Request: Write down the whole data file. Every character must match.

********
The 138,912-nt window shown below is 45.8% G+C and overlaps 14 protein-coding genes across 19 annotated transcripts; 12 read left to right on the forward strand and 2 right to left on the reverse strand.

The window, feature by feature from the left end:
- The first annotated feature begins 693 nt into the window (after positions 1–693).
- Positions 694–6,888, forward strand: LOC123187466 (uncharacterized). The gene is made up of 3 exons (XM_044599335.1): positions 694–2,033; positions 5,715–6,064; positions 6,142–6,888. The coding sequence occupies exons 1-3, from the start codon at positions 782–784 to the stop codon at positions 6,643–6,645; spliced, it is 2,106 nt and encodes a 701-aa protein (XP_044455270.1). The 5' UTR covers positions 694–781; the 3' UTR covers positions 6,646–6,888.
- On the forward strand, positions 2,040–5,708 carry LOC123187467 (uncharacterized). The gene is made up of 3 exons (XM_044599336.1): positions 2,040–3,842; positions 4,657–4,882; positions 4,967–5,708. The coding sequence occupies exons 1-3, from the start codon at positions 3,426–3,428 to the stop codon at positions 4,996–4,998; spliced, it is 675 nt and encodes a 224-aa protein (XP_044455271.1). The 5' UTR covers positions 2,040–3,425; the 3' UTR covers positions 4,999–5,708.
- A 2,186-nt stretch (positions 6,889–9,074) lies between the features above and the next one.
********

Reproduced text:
The 138,912-nt window shown below is 45.8% G+C and overlaps 14 protein-coding genes across 19 annotated transcripts; 12 read left to right on the forward strand and 2 right to left on the reverse strand.

The window, feature by feature from the left end:
- The first annotated feature begins 693 nt into the window (after positions 1–693).
- Positions 694–6,888, forward strand: LOC123187466 (uncharacterized). The gene is made up of 3 exons (XM_044599335.1): positions 694–2,033; positions 5,715–6,064; positions 6,142–6,888. The coding sequence occupies exons 1-3, from the start codon at positions 782–784 to the stop codon at positions 6,643–6,645; spliced, it is 2,106 nt and encodes a 701-aa protein (XP_044455270.1). The 5' UTR covers positions 694–781; the 3' UTR covers positions 6,646–6,888.
- On the forward strand, positions 2,040–5,708 carry LOC123187467 (uncharacterized). The gene is made up of 3 exons (XM_044599336.1): positions 2,040–3,842; positions 4,657–4,882; positions 4,967–5,708. The coding sequence occupies exons 1-3, from the start codon at positions 3,426–3,428 to the stop codon at positions 4,996–4,998; spliced, it is 675 nt and encodes a 224-aa protein (XP_044455271.1). The 5' UTR covers positions 2,040–3,425; the 3' UTR covers positions 4,999–5,708.
- A 2,186-nt stretch (positions 6,889–9,074) lies between the features above and the next one.